We’ve all done some stretching at some point in our lives, even the least sporty of us. Read the physiotherapist’s advice here to get the most out of stretching.
Just think about it: who has never instinctively stretched after getting out of bed in the morning after a long and restful night’s sleep? This natural and common action of stretching our muscles could easily be considered a stretching exercise, a well-known technique practised worldwide, with a host of benefits both physical and mental, always appreciated by all.
- What is stretching?
- How stretching works and what it’s for: the benefits
- Different types of stretching
- How to do stretching: exercise examples
- Tips on Stretching from the Physiotherapist
What is stretching?
Stretching is a form of physical exercise in which a specific muscle, tendon or set of muscles is stretched, i.e. extended – to increase the elasticity and flexibility of muscles and tendons (myotendinous regions).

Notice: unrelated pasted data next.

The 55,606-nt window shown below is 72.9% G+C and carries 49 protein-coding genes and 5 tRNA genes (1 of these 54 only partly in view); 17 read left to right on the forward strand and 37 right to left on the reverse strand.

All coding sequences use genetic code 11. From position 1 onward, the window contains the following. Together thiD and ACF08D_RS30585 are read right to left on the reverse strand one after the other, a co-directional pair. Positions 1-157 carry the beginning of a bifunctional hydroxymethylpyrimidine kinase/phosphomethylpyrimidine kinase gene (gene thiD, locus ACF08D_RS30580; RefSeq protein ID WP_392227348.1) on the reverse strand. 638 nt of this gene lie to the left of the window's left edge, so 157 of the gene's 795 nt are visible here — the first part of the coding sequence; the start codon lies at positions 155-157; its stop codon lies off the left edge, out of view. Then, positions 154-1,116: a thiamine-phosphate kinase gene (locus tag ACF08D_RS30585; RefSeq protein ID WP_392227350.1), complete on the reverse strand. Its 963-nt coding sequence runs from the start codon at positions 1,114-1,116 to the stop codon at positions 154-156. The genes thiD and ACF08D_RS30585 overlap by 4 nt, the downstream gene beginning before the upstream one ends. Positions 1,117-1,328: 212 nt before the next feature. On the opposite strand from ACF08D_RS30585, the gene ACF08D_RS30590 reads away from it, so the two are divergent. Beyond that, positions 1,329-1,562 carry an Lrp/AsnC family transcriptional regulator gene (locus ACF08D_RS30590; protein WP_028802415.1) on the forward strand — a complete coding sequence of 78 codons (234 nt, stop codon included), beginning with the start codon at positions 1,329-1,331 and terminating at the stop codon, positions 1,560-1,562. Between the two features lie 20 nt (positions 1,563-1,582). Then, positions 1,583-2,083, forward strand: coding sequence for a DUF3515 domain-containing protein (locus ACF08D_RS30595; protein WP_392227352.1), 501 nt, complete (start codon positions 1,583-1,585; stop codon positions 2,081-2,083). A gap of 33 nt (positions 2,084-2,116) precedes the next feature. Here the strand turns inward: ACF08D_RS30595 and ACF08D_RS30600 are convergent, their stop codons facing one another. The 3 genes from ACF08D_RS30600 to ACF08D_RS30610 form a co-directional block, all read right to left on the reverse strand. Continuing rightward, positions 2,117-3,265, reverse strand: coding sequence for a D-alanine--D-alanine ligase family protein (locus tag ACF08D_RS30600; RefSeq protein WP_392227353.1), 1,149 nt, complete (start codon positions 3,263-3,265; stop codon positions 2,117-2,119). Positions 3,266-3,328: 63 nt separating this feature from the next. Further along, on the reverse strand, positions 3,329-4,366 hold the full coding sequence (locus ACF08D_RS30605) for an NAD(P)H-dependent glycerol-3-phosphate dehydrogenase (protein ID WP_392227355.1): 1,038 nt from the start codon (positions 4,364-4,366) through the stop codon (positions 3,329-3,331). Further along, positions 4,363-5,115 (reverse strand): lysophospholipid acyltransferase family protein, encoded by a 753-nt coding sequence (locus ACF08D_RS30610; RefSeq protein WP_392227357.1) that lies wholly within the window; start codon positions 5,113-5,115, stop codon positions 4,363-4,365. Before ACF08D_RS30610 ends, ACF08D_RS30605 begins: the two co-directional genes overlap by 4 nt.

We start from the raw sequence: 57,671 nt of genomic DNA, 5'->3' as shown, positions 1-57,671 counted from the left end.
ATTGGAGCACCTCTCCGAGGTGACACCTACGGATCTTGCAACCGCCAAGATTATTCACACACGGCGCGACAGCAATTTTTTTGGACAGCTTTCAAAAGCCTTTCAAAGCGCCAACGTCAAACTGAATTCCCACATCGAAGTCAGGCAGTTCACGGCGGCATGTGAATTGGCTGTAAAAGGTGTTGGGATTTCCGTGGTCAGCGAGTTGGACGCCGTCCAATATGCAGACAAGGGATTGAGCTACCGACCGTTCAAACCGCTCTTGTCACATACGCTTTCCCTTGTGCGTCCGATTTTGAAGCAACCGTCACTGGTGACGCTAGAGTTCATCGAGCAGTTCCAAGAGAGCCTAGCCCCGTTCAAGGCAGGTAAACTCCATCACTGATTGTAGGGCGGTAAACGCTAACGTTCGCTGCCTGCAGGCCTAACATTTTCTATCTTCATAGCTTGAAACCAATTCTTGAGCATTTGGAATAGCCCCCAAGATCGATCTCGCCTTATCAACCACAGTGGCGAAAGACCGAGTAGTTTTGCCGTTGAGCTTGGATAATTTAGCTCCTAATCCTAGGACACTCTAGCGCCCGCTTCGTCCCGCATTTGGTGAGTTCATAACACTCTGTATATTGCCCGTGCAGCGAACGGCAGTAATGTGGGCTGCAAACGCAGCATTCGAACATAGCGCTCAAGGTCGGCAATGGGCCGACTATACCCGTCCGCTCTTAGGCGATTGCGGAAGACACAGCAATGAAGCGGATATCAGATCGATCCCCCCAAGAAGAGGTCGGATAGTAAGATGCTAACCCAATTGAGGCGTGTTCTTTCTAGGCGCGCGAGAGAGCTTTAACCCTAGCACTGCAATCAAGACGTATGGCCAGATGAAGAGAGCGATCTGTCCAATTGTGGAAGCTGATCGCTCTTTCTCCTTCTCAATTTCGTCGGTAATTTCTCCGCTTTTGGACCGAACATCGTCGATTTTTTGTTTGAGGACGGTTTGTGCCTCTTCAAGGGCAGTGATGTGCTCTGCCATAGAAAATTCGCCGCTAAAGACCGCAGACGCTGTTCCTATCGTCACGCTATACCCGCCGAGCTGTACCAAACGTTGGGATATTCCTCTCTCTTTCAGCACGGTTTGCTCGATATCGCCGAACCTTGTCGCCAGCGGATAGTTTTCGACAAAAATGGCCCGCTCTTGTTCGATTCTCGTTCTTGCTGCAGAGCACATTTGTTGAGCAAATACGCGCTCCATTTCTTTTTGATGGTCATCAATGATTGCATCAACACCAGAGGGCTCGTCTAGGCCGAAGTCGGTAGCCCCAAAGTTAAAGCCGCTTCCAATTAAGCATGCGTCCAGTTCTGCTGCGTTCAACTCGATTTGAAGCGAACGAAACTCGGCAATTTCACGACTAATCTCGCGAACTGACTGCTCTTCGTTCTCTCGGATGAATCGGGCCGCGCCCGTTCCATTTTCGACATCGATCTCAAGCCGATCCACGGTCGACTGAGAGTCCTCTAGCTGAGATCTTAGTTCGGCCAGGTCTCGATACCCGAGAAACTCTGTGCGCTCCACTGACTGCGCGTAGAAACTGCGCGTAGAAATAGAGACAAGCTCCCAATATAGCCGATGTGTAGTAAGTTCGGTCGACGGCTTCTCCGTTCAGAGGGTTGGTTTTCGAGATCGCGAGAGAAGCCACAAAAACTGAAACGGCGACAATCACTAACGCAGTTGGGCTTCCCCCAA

More specifically, stretching of muscle fibre starts from the sarcomere, the base of contraction in muscle fibre. Then what happens? When the sarcomere contracts, the overlapping area between thick and thin myofilaments increases, and when this extends, the overlapping area shrinks, enabling the muscle fibres to stretch. Once the muscle fibre has reached its maximum rest length (all sarcomeres are fully extended), a further stretch applies force around the connective tissue. When the tension increases, the collagenous fibres in the connective tissue align along the same line as the tension force.
When you do stretching exercises, the muscle fibre is pulled throughout its entire length – sarcomere by sarcomere we could say – to then enable the connective tissue to sustain the remaining relaxant part.